Most cases can be treated medically with phosphorous chelating agents, Vitamin D, and calcium supplementation. The introduction of the calcimimetic agent, cinacalcet hydrochloride, has been shown in randomized controlled trials to lower PTH levels and improve calcium-phosphorus homeostasis. [4],[5] There is some evidence that the use of cinacalcet can reduce the need for parathyroidectomy. [6],[7] However, direct comparisons of parathyroidectomy rates before and after the introduction of cinacalcet are not available. Despite continuous and intensive interventions to control RHPT, eventually, approximately 5% of these patients will require a parathyroidectomy. [8] Successful parathyroidectomy has been shown to achieve a dramatic drop in PTH levels, improve patient's symptoms, and reduce mortality by prevention of cardiovascular complications. [9] However, it is widely recognized that 20-30% of patients who undergo a total parathyroidectomy (TP) for RHPT develop the persistent or recurrent disease. [10],[11] Due to the extensive adhesions formed and scarring of tissue planes, reoperation for missing glands is associated with increased risks and complications [11] and is also more likely to be unsuccessful. [12] Persistent disease occurs when not all glands can be localized, either due to inadequate exploration, ectopic or supernumerary glands, or incomplete removal of a gland. The use of preoperative imaging to increase the likelihood of locating all glands at surgery has been advocated by some authors. [13],[14] However, preoperative imaging remains controversial, and its use has not been proven to reduce surgical failure rates. The British Association of Endocrine and Thyroid Surgeons (BAETS) does not recommend routine imaging of the parathyroid glands before a first operation. [15] The aims of this study were to determine patient characteristics which might predict persistent or recurrent HPT after surgery, assess the ability of preoperative imaging in locating the parathyroid glands during initial surgery, and to assess the long-term effect of failed surgery.


A retrospective study of all patients who required a TP for RHPT because of failed medical management from January 1, 1999, to December 31, 2014, was carried out. For each patient, the etiology of CKD, duration of dialysis, and time from or to renal transplantation were recorded. Preoperative imaging was not routinely used for RHPT in our institution; however, as there was no standardized protocol for the management of these patients at the time of the study, imaging was requested by some treating nephrologists. The outcome of surgery was compared between those that did and those that did not have preoperative imaging. Preoperative vocal cord examination was routinely performed in all patients. Frozen section histology was used in all cases to confirm parathyroid tissue intraoperatively, and this was followed by formal conventional histology by a consultant histopathologist. The glands were labeled right upper, left upper, right lower, and left lower. When <4 glands were found at the original operation, extensive search was made in the relevant paratracheal, paraesophageal, and carotid sheath before ending the operation. Thyroid lobectomy and/ or thymectomy were not performed during the initial operation in this series. At repeat surgery, a transcervical thymectomy was performed if the relevant missing glands were not identified or confirmed on frozen section.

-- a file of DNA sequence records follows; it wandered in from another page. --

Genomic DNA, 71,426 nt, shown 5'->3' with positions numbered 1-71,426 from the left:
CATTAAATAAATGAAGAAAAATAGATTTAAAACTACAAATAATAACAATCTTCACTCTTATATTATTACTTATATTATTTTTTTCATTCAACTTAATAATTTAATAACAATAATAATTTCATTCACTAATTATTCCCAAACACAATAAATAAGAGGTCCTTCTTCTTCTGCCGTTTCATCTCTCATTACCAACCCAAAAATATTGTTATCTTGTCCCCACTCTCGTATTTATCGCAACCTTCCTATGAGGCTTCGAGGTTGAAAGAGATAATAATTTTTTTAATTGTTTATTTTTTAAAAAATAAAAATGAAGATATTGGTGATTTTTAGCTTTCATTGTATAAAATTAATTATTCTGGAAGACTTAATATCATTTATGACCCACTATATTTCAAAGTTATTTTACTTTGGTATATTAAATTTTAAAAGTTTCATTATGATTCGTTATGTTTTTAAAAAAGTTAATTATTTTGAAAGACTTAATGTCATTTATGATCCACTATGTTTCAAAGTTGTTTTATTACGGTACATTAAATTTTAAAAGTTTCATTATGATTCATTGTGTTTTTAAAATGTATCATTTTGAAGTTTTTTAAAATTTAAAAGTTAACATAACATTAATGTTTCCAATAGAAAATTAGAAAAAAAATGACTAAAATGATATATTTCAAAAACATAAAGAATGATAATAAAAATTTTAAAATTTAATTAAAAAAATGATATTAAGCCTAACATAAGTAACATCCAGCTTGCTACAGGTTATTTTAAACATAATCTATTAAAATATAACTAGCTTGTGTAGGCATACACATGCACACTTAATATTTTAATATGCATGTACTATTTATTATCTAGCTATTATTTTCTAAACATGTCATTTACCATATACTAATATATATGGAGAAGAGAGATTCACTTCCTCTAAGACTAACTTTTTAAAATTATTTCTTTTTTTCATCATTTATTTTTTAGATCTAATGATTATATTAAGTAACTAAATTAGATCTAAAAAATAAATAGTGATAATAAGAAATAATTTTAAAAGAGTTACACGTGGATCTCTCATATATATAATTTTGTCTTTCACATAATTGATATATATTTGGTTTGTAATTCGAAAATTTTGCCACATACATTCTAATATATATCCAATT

All patients were given a loading dose of alfacalcidol and calcium (Ca) supplementation preoperatively and postoperatively according to the serum Ca level. Patients were discharged when serum Ca level had stabilized. Patients were followed up by their referring nephrologists. Cinacalcet was introduced during the latter period in our study. Four patients (5.3%) were treated with cinacalcet preoperatively for a median duration of six months (range 1-14 months). Before this, alfacalcidol was routinely used for all patients. Records were incomplete in terms of the preoperative loading dose used for patients.